Cape Town — South Africa has become the 57th country in the world to prohibit the corporal punishment of children. This comes after the Constitutional Court's ruling that the common law defence of "reasonable and moderate chastisement" is unconstitutional.
allAfrica's Andre van Wyk spoke with Divya Naidoo, Child Protection Programme Manager for Save the Children South Africa, who shared her thoughts on the decision and the impact corporal punishment has on children.
How do you think the ConCourt ruling will change the behaviour of parents and caregivers in South Africa?
I'd like to illustrate my answer using the smoking laws of South Africa. When the law changed to prevent people from smoking in public, there was a public outcry but we haven't actually heard about people getting charged or anything terrible happening to them. What people can have is actual changed behaviour. So today, for example, you can sit in a restaurant and have a good meal without having to choke on the smoke coming from another table.
That's the same sort of thing we want to see - we want to see behaviour change. It's not an easy process that will happen - there has to first be attitudinal change and then eventually behaviour change. Ultimately, the law is aimed at getting that change to happen but it will not happen overnight. It will be a long process but organisations like Save the Children and other organisations are there to support people and get them to that process.
Freedom of Religion SA argues that the ruling means parents and caregivers may be prosecuted for assault, resulting in a criminal record and losing custody of the children if found guilty. What do you say to that?
The intention of this piece of legislation has never been to criminalise parents. It's not in the best interests of the child to have their parents charged and put in jail. The intention is to see behaviour change. So what we want to see is that parents start to think about what they are doing, think about their behaviour. We cannot just keep hiding behind "that's the way I was raised and therefore that's the only way that's worked, I've turned out fine and therefore it's okay".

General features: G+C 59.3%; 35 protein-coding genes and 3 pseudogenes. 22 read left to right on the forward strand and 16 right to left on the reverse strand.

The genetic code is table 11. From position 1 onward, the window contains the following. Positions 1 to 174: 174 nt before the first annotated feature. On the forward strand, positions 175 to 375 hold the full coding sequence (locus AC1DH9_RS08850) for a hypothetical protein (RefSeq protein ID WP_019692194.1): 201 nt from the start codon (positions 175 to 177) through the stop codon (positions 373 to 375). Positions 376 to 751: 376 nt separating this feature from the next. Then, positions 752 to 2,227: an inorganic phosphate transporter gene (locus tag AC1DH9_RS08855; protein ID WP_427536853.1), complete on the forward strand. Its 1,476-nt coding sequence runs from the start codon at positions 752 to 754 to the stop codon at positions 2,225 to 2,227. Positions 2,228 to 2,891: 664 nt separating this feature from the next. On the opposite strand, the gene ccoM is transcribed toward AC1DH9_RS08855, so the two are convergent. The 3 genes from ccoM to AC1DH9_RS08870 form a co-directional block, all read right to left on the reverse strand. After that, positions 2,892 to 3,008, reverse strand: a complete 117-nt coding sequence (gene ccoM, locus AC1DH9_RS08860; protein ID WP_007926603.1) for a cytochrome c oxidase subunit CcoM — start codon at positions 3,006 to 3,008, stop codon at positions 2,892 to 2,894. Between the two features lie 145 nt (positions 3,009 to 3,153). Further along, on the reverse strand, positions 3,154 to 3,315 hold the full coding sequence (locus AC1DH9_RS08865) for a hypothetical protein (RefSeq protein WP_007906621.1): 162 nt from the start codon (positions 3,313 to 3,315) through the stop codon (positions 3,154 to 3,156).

We have to look at how do we do things differently. Within South Africa, we've come through a long history of apartheid and people had to make major adjustments to their behaviour and attitudes from how they were raised to what is the context we're in now. It's exactly the same thing here as well. We're not looking at rushing around to charge all parents who hit children. We're looking at getting those parents some good programming so that they can unlearn what they've been doing before and learn new ways of raising children.
Sweden was the first country to ban corporal punishment in 1979. Since then, and as of 2019, 57 United Nations countries have banned the physical discipline of children. South Africa, Kenya, South Sudan, Benin and Tunisia are the only African states to adhere to the policy. Given various African cultures' propensity for administering discipline through physical means, do you think those five states will remain outliers or prove to be examples to follow?
Using Sweden as an example, I think the key thing one must look at is that it's an extremely non-violent country, and you don't hear about the violent crimes that you hear about in South Africa. I feel if we break the cycle on the acceptance of violence, then we have to start with the small acceptable forms of violence. Now, something that one needs to remember is that corporal punishment was originally not a traditional African way of raising children. The beating of children was brought to this continent through missionaries and missionary schools so we need to get back to traditional practices of how children were raised where they'd sit down through story-telling and learn values.
That's the key thing that we need to look at - how do we go back to raising children in a way that's non-violent, how do we raise children so they understand what's happening? You see, it's very important that we don't just use culture in itself. Culture changes and if you look around within the African continent, look at how people dress... There are very few people who would everyday wear absolutely traditional wear. People have adapted to a changing way of life. Why are we clinging to this and hiding behind culture as the way to raise our children?
We've got the African Charter, we've signed the UN Convention on the Rights of the Child so those are the important commitments that we have made as a country and, as a continent, there are already a few other countries that have made that commitment so we need to look at what is our commitment, what do we want and how do we want to raise our children going forward.
South Africa has been a country that has played a key role in leading some things across the continent and so I'm hoping that through this ruling that South Africa will then inspire other countries across the continent, but we can only do that when we change our attitude and behaviour and we see the benefits of what that means for children and that's going to take a long time. We have to be patient and keep working at it, but the critical thing is that we have this piece of law that forces change in behaviour and attitude.
If you don't mind me asking, what is your personal childhood history of corporal punishment?